Center for Quantitative Understanding, Analysis, and Design (QUAD Center)

QUAD Center Resources

  1. Who might want to contact the QUAD Center for assistance?
  2. Why the QUAD acronym?

1. Who might want to contact the QUAD Center for assistance?

  • Are you working on a paper and have questions about how to use research findings and other quantitative information to inform and strengthen your argument?
  • Are you having difficulty with a homework problem in a statistics class and need help with computations or interpretations?
  • Are you working on an assignment for which you have to evaluate data reported in news or research articles and need assistance in interpreting figures or graphs reported in the source?
  • Are you planning a data collection project and have questions about how to improve the design of your study or how to analyze your data?
  • Are you searching for resources such as software or web-based materials that can help you in your studying, your quantitative projects, or your teaching?
  • Are you exploring ways of assessing learning outcomes and instructional effectiveness related to quantitative and analytical reasoning components of a class you teach?

The above are just a few examples of the kinds of activities the QUAD Center is designed to support. The QUAD Center operates much like the Writing Center, with student assistants available by appointment and on a drop-in basis and with faculty assistance also available when appropriate. The QUAD Center is positioned to help with student needs and questions that are problem- and project-focused and that don't involve weekly course tutoring arrangements. Ongoing personal tutoring for specific courses and for exam preparation is instead handled through the new Learning Center in Matthews Academic Center 114 (Mat Barreiro, Director) and through arrangements with course instructors.

More generally, the QUAD Center provides services in the following four areas:

  1. appointment-based and drop-in assistance to students for assignments, papers, projects, and general questions involving quantitative reasoning and data collection;
  2. research design and data analysis assistance for various projects having a statistical focus (e.g., senior thesis projects, student-faculty research collaborations, instructional assessment and testing);
  3. consultation support for faculty in identifying, developing, and refining quantitative reasoning tools, materials, and projects for a range of classes in the arts, sciences, and humanities; and
  4. assessment support for evaluating learning outcomes in projects, courses, and curricula connected to the quantitative reasoning goals of the university.

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2. Why the QUAD acronym?

The Center's QUAD acronym reflects the breadth of its purpose. Although "Quantitative" concerns are central to what we do, the critical focus is on "Understanding" the meaning or possible interpretations of quantitative information and not simply on issues of calculation. A thorough understanding nevertheless can require careful "Analysis" of data that involves appropriate calculations as well as appropriate interpretation of the resulting values or quantities. Finally, the "Design" that guides data collection and analysis is critical to properly interpreting numerical information. No amount of clever computation can produce valid conclusions from data that have been collected carelessly or obtained in a poorly designed study.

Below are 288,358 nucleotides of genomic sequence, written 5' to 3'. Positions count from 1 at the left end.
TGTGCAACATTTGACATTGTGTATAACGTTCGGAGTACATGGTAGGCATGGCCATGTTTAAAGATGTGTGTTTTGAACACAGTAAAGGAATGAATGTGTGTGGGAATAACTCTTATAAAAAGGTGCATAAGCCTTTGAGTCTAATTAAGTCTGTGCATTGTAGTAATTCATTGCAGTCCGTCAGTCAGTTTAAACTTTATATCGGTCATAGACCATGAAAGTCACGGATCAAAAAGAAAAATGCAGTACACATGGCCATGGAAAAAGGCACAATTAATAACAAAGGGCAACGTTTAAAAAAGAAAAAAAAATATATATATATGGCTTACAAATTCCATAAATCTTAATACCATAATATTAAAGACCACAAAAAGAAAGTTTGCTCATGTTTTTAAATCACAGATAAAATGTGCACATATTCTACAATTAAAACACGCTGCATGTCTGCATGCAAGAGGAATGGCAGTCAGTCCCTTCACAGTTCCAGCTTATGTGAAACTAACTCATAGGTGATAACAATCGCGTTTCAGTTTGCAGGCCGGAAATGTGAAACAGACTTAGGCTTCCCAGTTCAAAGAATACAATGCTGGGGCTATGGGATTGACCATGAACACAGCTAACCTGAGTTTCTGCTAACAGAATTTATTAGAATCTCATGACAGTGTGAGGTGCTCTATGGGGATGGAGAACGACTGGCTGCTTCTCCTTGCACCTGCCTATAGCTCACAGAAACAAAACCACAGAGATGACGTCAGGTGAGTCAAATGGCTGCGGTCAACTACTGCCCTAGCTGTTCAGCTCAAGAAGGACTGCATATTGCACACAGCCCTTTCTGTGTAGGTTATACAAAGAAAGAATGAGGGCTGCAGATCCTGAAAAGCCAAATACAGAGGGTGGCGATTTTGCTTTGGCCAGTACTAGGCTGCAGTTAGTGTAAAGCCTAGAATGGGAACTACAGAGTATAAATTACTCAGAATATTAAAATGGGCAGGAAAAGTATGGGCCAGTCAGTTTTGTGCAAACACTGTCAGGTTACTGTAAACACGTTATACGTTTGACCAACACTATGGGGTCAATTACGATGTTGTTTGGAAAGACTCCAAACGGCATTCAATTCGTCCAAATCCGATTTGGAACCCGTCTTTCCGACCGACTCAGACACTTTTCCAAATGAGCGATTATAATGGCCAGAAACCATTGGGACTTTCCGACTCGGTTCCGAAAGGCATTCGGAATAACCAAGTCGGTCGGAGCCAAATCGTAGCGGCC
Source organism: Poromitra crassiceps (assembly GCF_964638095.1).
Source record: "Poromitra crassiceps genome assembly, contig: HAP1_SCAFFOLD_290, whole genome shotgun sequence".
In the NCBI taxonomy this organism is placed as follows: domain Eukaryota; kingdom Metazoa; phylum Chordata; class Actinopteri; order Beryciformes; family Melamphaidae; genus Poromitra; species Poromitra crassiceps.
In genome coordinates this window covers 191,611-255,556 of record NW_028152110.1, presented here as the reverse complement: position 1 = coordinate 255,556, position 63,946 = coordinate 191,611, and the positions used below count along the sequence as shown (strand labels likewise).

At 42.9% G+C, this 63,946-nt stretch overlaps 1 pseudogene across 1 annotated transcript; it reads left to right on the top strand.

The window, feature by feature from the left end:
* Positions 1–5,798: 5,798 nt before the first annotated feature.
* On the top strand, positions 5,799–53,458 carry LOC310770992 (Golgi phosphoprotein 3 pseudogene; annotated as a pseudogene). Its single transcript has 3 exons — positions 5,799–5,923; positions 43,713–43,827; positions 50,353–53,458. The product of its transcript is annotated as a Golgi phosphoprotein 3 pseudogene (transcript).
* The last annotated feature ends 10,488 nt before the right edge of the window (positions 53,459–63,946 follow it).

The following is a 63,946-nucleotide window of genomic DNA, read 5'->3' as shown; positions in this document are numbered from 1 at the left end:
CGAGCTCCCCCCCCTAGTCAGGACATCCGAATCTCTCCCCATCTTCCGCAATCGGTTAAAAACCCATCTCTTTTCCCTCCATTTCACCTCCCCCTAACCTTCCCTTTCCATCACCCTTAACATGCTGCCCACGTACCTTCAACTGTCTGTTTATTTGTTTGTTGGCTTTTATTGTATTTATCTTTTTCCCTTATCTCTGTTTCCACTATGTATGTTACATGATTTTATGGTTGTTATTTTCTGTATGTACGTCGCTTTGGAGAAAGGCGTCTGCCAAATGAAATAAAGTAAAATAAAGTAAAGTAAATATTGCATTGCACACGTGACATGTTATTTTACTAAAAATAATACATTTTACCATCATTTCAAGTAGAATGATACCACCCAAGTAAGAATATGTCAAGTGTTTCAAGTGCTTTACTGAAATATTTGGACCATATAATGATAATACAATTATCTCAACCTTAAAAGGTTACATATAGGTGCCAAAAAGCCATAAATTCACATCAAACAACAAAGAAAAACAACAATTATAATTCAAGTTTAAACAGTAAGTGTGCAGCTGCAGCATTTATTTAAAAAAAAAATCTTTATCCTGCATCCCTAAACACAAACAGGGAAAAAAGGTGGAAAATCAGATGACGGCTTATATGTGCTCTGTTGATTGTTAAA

Within this broad framework, there are several principles or tenets that guide the QUAD Center's efforts:

  • Quantitative reasoning plays an important role in persuasive writing and speaking. Whether numerical information merely sets the stage for an argument or instead provides the primary source of evidence, the ability to interpret quantitative information and to use it well in one' s own arguments is central to a liberal education.
  • Quantitative reasoning skills are best developed through practice and exposure throughout the curriculum. Mathematics-intensive courses are important in skill development, but quantitative reasoning ability is also developed "in context" - by encountering, critiquing, and using quantitative information to answer meaningful questions across different disciplines and settings.
  • Quantitative reasoning most typically involves "simple math used in sophisticated ways." It does at times involve the use of advanced mathematics and statistics, particularly in certain disciplines. More often, however, the best quantitative reasoning involves a thorough and critical evaluation of data described in simple quantitative form.
  • Understanding where numbers comes from, how they were obtained, and what interpretations they lend themselves to are not the same as the skills needed to do the basic computations. Understanding the "design" that underlies how data are collected or how measures are developed is important for making sense of most quantitative evidence.
  • Perhaps the most important guiding assumption of the Center is that effective quantitative reasoning is "learnable" and enjoyable. It is a valuable skill that everyone can cultivate, and the process of improving and using one's quantitative reasoning skills can and should be rewarding!

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